April 2012

dem2012_04

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Features: Route 1 Issue

Miles 0 to 69

Route 1, Miles 0 to 69: Acadian Country By: Virginia M. Wright

Miles 70 to 213

Route 1, Miles 70 to 213: Potato Fields and Deep Woods

Miles 214 to 333

Route 1, Miles 214 to 333: Down East

Miles 334 to 451

Route 1, Miles 334 to 451: The Midcoast

Miles 452 to 527

Route 1, Miles 452 to 527: Southern Maine

The Road Less Taken

The many faces of Route 1A. By: Edgar Allen Beem

Route 1: Many Names, One History

U.S. Route 1 in Maine is 527 miles of pavement that snakes its way from Kittery to Fort Kent, the northern terminus of the historic road that begins (or ends) 2,390 miles south in Key West, Florida. Though Route 1 is old, established, and familiar, it is also a dynamic highway that refuses to lie quietly in its bed. It’s always on the move, often at the center of controversy. By: Edgar Allen Beem

Departments

Belfast’s Colonial Century

A historic theater celebrates a big birthday. By: Will Bleakley

North by East

The real 007 had a thing for birds — and Maine, the unsolved case of Portland’s missing mascot, and more.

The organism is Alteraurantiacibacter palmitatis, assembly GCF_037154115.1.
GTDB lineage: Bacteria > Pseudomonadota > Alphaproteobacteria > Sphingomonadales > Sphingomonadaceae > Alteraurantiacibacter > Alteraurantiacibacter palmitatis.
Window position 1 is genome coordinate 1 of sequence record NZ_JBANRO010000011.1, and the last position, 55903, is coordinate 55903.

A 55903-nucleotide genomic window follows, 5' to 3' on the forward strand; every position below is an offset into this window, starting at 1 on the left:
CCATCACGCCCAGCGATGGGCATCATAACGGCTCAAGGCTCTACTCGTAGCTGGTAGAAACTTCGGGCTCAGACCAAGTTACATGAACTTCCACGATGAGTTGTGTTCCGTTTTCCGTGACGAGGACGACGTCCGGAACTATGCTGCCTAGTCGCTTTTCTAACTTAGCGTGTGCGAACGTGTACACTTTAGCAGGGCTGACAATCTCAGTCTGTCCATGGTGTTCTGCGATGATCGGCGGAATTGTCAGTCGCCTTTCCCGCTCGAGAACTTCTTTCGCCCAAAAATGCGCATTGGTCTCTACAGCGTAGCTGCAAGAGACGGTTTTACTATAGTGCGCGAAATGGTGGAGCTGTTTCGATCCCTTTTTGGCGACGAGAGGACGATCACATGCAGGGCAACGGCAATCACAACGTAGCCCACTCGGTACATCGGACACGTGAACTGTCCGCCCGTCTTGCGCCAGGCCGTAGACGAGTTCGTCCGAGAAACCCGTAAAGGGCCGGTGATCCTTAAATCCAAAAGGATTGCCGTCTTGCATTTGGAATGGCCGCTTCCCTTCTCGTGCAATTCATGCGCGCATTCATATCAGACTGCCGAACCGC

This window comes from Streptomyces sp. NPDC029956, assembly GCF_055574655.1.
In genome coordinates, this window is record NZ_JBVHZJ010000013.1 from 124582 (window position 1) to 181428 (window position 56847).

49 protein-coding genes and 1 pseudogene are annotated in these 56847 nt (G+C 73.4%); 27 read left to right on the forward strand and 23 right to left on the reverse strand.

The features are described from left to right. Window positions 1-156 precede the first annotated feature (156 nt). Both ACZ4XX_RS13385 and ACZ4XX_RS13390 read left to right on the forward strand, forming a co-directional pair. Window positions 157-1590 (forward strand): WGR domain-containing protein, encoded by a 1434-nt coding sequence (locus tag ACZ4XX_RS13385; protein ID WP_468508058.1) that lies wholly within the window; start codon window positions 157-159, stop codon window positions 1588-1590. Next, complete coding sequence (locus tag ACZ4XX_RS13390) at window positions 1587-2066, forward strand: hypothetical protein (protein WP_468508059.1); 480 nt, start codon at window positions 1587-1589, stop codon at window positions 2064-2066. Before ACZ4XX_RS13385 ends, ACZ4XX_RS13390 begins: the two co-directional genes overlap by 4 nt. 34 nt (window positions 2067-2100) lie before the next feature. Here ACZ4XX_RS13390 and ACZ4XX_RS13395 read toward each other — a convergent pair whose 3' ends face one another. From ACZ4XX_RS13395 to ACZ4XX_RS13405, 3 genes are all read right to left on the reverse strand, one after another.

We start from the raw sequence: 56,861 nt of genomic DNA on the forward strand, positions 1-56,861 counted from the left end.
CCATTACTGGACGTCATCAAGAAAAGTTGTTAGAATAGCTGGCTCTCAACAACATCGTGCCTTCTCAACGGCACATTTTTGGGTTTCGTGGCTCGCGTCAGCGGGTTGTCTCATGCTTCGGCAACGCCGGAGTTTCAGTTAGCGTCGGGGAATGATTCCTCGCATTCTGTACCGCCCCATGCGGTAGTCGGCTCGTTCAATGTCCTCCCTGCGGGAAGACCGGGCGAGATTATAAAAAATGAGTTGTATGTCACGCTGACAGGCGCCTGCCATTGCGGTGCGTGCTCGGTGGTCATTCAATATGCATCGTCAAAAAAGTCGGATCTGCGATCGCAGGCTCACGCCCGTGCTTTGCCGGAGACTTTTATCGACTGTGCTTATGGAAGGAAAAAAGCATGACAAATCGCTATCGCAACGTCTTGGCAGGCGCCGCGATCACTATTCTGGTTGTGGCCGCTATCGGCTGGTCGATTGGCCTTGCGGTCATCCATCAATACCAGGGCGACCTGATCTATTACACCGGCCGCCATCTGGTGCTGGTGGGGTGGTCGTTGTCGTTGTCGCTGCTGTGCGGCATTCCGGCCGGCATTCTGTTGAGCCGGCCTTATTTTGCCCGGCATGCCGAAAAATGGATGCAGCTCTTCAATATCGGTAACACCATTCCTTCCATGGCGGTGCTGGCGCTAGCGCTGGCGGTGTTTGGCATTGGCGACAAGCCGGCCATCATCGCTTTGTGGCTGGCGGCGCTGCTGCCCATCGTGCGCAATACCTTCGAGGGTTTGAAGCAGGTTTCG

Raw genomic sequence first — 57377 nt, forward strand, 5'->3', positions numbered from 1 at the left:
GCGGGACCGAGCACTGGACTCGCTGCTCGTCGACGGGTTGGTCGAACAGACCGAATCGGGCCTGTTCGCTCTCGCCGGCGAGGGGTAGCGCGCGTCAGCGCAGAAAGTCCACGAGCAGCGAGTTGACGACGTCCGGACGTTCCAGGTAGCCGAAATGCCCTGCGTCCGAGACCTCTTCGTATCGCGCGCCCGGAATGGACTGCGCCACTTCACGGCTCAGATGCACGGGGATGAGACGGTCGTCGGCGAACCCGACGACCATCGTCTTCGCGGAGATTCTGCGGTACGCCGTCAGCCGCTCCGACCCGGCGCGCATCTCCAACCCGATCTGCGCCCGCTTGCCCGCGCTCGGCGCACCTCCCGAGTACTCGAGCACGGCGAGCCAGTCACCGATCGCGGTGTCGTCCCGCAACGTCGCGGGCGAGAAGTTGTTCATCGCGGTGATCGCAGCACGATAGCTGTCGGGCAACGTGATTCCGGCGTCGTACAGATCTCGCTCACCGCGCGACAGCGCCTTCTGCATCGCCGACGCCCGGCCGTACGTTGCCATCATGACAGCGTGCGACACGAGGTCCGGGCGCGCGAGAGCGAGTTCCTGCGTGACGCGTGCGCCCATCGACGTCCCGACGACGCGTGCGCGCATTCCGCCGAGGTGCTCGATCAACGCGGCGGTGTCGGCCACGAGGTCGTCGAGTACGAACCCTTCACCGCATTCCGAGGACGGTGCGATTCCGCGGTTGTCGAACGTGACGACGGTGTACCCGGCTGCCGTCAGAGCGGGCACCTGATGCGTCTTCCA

Sounds of Nature

Birches Lo (maxgarciaconover.bandcamp.com, $6 CD; $5 MP3) is a new live album and the second EP overall from Portland-based guitarist Max García Conover. The sound is raw, stripped bare of any computer or studio magic. It’s jarring at first, but the organic sound of one man and his masterful guitar playing makes the songs all the more powerful.

Crunchy Granola

Photography by Molly Blake

Where in Maine?

Have you ever tossed a pair into this shoe tree?

Old Growth

A wildlife biologist mourns the passing of a majestic cedar grove.

Letters to the Editor

Read what our readers have to say about Maine.

Net Loss

Are the Gulf of Maine’s cod — and cod fishermen — really doomed? By: Colin Woodard

Passion Project

David Turin’s eponymous eatery overlooking Monument Square has become a Portland institution. By: Michaela Cavallaro Photography by: Mark Fleming

Two Maine Statesmen

Two recent biographies illuminate the character and courage of Maine Senators Fessenden and Reed.

Editor’s Note

I have to say I envied Jason and Ginny their adventures along Route 1.

 

 

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